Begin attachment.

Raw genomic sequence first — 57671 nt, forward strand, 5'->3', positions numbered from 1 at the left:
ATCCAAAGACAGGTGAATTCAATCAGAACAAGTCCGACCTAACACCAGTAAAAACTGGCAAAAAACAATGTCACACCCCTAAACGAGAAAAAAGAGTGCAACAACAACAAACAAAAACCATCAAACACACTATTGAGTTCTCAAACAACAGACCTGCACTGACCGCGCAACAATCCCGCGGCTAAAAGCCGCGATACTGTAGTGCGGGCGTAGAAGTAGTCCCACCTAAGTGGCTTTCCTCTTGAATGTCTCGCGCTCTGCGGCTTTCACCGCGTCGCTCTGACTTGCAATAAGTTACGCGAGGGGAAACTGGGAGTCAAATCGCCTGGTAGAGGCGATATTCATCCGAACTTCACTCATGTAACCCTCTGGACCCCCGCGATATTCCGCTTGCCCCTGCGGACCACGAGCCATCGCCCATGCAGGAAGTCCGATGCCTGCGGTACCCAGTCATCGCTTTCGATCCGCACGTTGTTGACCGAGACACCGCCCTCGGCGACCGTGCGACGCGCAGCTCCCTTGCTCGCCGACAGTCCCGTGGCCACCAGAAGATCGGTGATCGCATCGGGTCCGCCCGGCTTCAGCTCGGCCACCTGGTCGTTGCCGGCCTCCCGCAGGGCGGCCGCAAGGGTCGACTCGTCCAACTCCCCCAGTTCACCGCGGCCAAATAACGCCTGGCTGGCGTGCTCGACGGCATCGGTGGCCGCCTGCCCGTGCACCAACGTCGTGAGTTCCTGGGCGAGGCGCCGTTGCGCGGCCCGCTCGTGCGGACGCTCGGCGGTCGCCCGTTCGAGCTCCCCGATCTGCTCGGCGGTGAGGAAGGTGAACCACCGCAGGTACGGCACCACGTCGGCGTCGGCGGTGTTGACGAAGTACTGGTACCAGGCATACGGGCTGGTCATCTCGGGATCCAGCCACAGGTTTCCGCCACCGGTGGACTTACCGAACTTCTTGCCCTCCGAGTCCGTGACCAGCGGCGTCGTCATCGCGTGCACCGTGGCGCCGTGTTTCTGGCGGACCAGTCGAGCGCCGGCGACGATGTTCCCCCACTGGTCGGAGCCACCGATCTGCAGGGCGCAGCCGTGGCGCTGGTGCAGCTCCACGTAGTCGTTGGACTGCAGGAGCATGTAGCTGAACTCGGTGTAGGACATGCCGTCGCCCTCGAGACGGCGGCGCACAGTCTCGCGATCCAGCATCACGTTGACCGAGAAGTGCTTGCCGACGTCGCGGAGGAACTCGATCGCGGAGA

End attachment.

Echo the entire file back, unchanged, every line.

Raw genomic sequence first — 57671 nt, forward strand, 5'->3', positions numbered from 1 at the left:
ATCCAAAGACAGGTGAATTCAATCAGAACAAGTCCGACCTAACACCAGTAAAAACTGGCAAAAAACAATGTCACACCCCTAAACGAGAAAAAAGAGTGCAACAACAACAAACAAAAACCATCAAACACACTATTGAGTTCTCAAACAACAGACCTGCACTGACCGCGCAACAATCCCGCGGCTAAAAGCCGCGATACTGTAGTGCGGGCGTAGAAGTAGTCCCACCTAAGTGGCTTTCCTCTTGAATGTCTCGCGCTCTGCGGCTTTCACCGCGTCGCTCTGACTTGCAATAAGTTACGCGAGGGGAAACTGGGAGTCAAATCGCCTGGTAGAGGCGATATTCATCCGAACTTCACTCATGTAACCCTCTGGACCCCCGCGATATTCCGCTTGCCCCTGCGGACCACGAGCCATCGCCCATGCAGGAAGTCCGATGCCTGCGGTACCCAGTCATCGCTTTCGATCCGCACGTTGTTGACCGAGACACCGCCCTCGGCGACCGTGCGACGCGCAGCTCCCTTGCTCGCCGACAGTCCCGTGGCCACCAGAAGATCGGTGATCGCATCGGGTCCGCCCGGCTTCAGCTCGGCCACCTGGTCGTTGCCGGCCTCCCGCAGGGCGGCCGCAAGGGTCGACTCGTCCAACTCCCCCAGTTCACCGCGGCCAAATAACGCCTGGCTGGCGTGCTCGACGGCATCGGTGGCCGCCTGCCCGTGCACCAACGTCGTGAGTTCCTGGGCGAGGCGCCGTTGCGCGGCCCGCTCGTGCGGACGCTCGGCGGTCGCCCGTTCGAGCTCCCCGATCTGCTCGGCGGTGAGGAAGGTGAACCACCGCAGGTACGGCACCACGTCGGCGTCGGCGGTGTTGACGAAGTACTGGTACCAGGCATACGGGCTGGTCATCTCGGGATCCAGCCACAGGTTTCCGCCACCGGTGGACTTACCGAACTTCTTGCCCTCCGAGTCCGTGACCAGCGGCGTCGTCATCGCGTGCACCGTGGCGCCGTGTTTCTGGCGGACCAGTCGAGCGCCGGCGACGATGTTCCCCCACTGGTCGGAGCCACCGATCTGCAGGGCGCAGCCGTGGCGCTGGTGCAGCTCCACGTAGTCGTTGGACTGCAGGAGCATGTAGCTGAACTCGGTGTAGGACATGCCGTCGCCCTCGAGACGGCGGCGCACAGTCTCGCGATCCAGCATCACGTTGACCGAGAAGTGCTTGCCGACGTCGCGGAGGAACTCGATCGCGGAGA